This article, and the work it represents, is dedicated to our dear friend and colleague Gino Bolla.
There’s a new pixel detector in the world, and it’s one of our own.
The Forward Pixel detector, part of the CMS Phase 1 upgrade, is taking shape out at SiDet. The new device lies at the heart of the CMS detector, providing micron-scale resolution on charged particle trajectories, which in turn provides precision position measurements of the proton-proton collisions. This detector is composed of 672 modules, each of which has 16 readout chips. Each chip reads out the signal from charge deposited on one of an array of 52×80 pixels.
That means nearly 45 million pixels to sample at 100 kHz, the nominal trigger rate of CMS. The modules are mounted onto inner and outer custom carbon fiber “half-disks,” and three inner-outer pairs are mounted in the custom carbon fiber support structure, called a “half-cylinder.” The half-cylinder also brings the innovative dual-phase carbon dioxide cooling fluid and power to the half-disks and carries the data away via optical fibers.
In addition to the physical detector, there are also the external components, such as the power supply and interlock system and the Data Acquisition system. To say it is a complex apparatus is a rather gross understatement. Though it is based on the original detector, this version supplies an extra layer of tracking with less mass and is more capable of handling the increased instantaneous luminosity expected in LHC Run 2 and Run 3, which will bring us up to 2023.
Over the last three years, the U.S. CMS FPIX team, including contributions from 21 institutions, has designed, prototyped, extensively tested, and fabricated the detector components. They are in the last stages of assembly and on time for installation during the upcoming winter technical stop of the LHC. The entire enterprise exploited the unique strengths of this dispersed team. For example, the sensors were procured by the University of Kansas; the data-concentrator ASIC was designed by Rutgers University; the modules were assembled at Purdue University and the University of Nebraska and tested by x-ray exposure at Kansas State University and the University of Illinois-Chicago.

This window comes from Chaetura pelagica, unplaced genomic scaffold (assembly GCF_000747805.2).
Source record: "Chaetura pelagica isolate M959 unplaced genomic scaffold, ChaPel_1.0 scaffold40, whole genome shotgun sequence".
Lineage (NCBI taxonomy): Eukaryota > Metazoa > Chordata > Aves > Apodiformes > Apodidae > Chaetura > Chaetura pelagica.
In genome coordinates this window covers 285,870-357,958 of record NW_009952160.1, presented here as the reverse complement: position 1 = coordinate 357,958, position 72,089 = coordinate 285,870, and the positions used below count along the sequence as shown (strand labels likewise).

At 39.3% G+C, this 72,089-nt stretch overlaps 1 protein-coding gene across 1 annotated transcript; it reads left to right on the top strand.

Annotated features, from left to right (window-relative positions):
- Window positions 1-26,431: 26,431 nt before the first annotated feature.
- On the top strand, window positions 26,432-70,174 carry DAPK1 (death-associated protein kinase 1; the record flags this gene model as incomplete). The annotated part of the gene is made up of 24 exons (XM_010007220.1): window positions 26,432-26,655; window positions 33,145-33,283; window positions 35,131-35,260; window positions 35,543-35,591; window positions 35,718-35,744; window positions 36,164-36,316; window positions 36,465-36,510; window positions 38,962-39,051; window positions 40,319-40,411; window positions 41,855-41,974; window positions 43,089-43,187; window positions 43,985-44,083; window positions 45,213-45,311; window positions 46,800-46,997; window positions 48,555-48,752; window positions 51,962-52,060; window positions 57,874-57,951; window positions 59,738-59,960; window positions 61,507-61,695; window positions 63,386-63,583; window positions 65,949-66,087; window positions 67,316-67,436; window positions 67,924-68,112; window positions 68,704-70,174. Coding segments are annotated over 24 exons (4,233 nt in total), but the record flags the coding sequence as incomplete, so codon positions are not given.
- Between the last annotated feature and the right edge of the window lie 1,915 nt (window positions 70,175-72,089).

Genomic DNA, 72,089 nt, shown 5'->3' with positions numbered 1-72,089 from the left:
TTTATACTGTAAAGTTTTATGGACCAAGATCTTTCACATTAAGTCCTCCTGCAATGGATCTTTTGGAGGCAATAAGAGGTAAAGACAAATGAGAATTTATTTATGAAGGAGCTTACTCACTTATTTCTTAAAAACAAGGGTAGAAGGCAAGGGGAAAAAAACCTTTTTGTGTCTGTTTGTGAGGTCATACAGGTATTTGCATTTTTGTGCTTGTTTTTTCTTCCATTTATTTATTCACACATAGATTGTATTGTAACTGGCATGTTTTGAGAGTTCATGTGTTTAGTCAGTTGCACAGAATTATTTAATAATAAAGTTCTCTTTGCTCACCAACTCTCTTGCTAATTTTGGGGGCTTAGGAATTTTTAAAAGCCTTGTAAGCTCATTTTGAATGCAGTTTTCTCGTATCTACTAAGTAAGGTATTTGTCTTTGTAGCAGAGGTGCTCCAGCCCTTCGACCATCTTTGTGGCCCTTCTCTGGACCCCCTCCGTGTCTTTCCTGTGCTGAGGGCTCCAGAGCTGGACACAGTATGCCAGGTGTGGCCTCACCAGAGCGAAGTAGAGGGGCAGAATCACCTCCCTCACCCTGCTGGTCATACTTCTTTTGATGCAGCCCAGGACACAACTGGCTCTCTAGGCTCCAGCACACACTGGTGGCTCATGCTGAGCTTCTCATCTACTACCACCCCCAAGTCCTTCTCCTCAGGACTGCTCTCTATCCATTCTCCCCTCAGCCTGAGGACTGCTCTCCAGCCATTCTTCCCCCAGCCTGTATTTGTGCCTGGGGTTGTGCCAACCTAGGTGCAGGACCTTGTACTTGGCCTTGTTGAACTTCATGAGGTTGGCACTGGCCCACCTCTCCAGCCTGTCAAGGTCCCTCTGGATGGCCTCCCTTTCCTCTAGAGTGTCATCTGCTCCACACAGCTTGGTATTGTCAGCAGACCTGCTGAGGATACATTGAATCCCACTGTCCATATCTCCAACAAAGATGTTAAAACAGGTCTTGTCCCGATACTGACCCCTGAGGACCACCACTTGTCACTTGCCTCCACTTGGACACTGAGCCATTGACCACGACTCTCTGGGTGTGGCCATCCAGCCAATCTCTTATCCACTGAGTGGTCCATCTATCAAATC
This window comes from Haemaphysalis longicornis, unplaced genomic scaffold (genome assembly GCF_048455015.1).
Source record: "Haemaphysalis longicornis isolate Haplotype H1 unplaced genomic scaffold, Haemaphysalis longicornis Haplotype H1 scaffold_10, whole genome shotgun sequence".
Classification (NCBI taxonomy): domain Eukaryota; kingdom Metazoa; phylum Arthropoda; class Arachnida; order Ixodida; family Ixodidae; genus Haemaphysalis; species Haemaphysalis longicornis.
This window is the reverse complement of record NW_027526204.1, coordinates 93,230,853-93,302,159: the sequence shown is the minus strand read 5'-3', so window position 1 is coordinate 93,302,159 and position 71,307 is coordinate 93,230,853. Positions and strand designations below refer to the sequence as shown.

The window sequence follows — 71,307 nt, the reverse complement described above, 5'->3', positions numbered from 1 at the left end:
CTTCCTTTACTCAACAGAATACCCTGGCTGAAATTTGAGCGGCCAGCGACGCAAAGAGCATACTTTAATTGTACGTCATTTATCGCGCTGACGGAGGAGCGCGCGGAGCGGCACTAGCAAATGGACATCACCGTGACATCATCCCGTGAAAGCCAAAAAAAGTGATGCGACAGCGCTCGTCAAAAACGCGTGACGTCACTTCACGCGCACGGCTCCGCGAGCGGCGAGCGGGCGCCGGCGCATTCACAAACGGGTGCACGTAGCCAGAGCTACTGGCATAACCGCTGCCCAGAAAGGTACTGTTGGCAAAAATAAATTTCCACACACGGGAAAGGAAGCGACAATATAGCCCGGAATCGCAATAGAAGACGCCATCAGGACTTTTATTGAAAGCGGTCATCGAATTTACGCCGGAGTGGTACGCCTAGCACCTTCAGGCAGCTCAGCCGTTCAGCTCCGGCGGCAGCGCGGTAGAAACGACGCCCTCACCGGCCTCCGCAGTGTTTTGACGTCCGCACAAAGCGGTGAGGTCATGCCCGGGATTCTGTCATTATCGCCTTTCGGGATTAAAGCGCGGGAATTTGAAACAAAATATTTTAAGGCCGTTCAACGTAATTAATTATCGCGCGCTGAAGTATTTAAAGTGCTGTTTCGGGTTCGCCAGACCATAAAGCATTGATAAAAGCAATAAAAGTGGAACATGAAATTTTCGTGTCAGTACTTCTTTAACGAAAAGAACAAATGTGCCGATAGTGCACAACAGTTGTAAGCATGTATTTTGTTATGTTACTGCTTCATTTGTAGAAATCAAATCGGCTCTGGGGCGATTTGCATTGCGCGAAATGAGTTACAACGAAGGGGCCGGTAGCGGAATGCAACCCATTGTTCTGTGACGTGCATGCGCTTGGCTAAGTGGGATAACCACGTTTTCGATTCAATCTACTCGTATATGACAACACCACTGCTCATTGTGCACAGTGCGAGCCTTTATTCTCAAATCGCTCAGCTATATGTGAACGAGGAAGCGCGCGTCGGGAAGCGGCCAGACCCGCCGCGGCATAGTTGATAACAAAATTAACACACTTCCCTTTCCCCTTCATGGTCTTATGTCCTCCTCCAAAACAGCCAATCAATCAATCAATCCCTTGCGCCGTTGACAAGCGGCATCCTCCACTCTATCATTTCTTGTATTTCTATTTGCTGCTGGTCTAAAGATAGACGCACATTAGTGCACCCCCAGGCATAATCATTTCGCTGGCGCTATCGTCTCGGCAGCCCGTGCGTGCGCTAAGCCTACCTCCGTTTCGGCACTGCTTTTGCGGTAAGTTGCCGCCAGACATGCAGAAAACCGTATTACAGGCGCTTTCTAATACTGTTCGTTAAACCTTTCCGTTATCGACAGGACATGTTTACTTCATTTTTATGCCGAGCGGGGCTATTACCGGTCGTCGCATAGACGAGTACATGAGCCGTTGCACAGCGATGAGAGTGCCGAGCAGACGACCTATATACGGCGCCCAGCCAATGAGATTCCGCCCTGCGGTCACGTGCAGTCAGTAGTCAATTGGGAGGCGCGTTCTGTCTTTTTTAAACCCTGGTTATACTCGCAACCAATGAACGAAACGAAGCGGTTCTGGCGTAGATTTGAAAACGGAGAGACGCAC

Kansas State, Vanderbilt University, the University of Mississippi and Cornell University are developing data acquisition and control systems, while Fermilab has focused on mechanical structure, microelectronics and integration. And right now it is all coming together at SiDet.
Over the past six months, modules have been arriving at SiDet, where a small army of students, postdocs, faculty (and even a project manager, when they let him) have been testing the modules at 17 degrees and at -20 degrees Celsius. In parallel a team of talented technicians and engineers has been assembling the mechanical structure. It hasn’t been without hiccups, notably the initially low yield of modules due to splinters (from cutting up wafers) damaging readout chips and the discovery of a whole new (to us, anyway) potential failure mode. This mode, known as “hot cracking,” is when impurities in the small stainless steel tubing spread out around stress lines during the molten cooling phase of laser welding, forming cracks only a handful of microns wide but several hundred long, which initially withstand pressure testing but may fail after extended thermal cycling.
However, due to the dedication and talents of the teams involved, these problems have been overcome. We are well on the way to sending this new detector to CERN. If you have time, you should head out to SiDet to see it before it goes and gets buried deep in the heart of CMS, but you’ll have to hurry! The first of four half-cylinders complete with modules has been tested and is at CERN already, with the second one following this week, and the third and fourth within the next few weeks. Look for one of the people in the photo above, who will be happy to show you the fruits of their labor.
Check out time-lapse footage of the assembly and integration of the first of the four half-cylinders of the FPIX upgrade detector (courtesy of CMS/Harry W.K. Cheung).
Steve Nahn is the U.S. CMS detector upgrade project manager.